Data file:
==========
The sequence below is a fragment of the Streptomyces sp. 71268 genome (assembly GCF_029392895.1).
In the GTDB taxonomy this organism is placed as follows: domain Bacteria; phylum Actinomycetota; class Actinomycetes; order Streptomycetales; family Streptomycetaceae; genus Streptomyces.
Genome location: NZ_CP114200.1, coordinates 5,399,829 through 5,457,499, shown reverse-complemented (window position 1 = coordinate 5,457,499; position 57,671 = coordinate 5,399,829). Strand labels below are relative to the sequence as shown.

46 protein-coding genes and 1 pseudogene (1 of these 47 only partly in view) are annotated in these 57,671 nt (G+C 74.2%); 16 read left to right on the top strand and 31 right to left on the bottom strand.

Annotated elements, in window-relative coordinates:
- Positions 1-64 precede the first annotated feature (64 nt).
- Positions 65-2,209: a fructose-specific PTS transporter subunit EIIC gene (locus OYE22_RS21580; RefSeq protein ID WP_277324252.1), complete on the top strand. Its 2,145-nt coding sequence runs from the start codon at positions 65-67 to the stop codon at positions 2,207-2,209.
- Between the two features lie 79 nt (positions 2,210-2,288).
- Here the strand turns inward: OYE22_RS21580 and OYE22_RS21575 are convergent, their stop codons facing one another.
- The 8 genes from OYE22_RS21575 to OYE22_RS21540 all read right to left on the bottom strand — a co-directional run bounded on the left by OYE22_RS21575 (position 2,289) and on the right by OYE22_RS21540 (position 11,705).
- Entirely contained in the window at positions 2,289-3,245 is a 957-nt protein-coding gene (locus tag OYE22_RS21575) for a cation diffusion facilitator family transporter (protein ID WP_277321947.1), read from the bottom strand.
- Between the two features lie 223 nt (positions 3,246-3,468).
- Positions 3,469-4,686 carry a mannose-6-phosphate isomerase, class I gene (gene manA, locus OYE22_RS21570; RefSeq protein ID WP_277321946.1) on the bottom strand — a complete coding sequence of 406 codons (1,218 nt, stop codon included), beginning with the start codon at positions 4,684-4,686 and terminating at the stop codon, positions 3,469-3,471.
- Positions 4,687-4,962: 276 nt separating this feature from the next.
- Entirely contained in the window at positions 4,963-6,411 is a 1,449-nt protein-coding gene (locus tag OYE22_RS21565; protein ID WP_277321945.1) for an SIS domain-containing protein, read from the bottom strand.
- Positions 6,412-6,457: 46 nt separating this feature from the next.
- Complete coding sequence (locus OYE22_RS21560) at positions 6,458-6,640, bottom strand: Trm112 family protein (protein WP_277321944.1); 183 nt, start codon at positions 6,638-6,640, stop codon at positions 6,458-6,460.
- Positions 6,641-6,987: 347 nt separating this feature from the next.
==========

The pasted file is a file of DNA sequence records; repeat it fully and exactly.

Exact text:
The sequence below is a fragment of the Streptomyces sp. 71268 genome (assembly GCF_029392895.1).
In the GTDB taxonomy this organism is placed as follows: domain Bacteria; phylum Actinomycetota; class Actinomycetes; order Streptomycetales; family Streptomycetaceae; genus Streptomyces.
Genome location: NZ_CP114200.1, coordinates 5,399,829 through 5,457,499, shown reverse-complemented (window position 1 = coordinate 5,457,499; position 57,671 = coordinate 5,399,829). Strand labels below are relative to the sequence as shown.

46 protein-coding genes and 1 pseudogene (1 of these 47 only partly in view) are annotated in these 57,671 nt (G+C 74.2%); 16 read left to right on the top strand and 31 right to left on the bottom strand.

Annotated elements, in window-relative coordinates:
- Positions 1-64 precede the first annotated feature (64 nt).
- Positions 65-2,209: a fructose-specific PTS transporter subunit EIIC gene (locus OYE22_RS21580; RefSeq protein ID WP_277324252.1), complete on the top strand. Its 2,145-nt coding sequence runs from the start codon at positions 65-67 to the stop codon at positions 2,207-2,209.
- Between the two features lie 79 nt (positions 2,210-2,288).
- Here the strand turns inward: OYE22_RS21580 and OYE22_RS21575 are convergent, their stop codons facing one another.
- The 8 genes from OYE22_RS21575 to OYE22_RS21540 all read right to left on the bottom strand — a co-directional run bounded on the left by OYE22_RS21575 (position 2,289) and on the right by OYE22_RS21540 (position 11,705).
- Entirely contained in the window at positions 2,289-3,245 is a 957-nt protein-coding gene (locus tag OYE22_RS21575) for a cation diffusion facilitator family transporter (protein ID WP_277321947.1), read from the bottom strand.
- Between the two features lie 223 nt (positions 3,246-3,468).
- Positions 3,469-4,686 carry a mannose-6-phosphate isomerase, class I gene (gene manA, locus OYE22_RS21570; RefSeq protein ID WP_277321946.1) on the bottom strand — a complete coding sequence of 406 codons (1,218 nt, stop codon included), beginning with the start codon at positions 4,684-4,686 and terminating at the stop codon, positions 3,469-3,471.
- Positions 4,687-4,962: 276 nt separating this feature from the next.
- Entirely contained in the window at positions 4,963-6,411 is a 1,449-nt protein-coding gene (locus tag OYE22_RS21565; protein ID WP_277321945.1) for an SIS domain-containing protein, read from the bottom strand.
- Positions 6,412-6,457: 46 nt separating this feature from the next.
- Complete coding sequence (locus OYE22_RS21560) at positions 6,458-6,640, bottom strand: Trm112 family protein (protein WP_277321944.1); 183 nt, start codon at positions 6,638-6,640, stop codon at positions 6,458-6,460.
- Positions 6,641-6,987: 347 nt separating this feature from the next.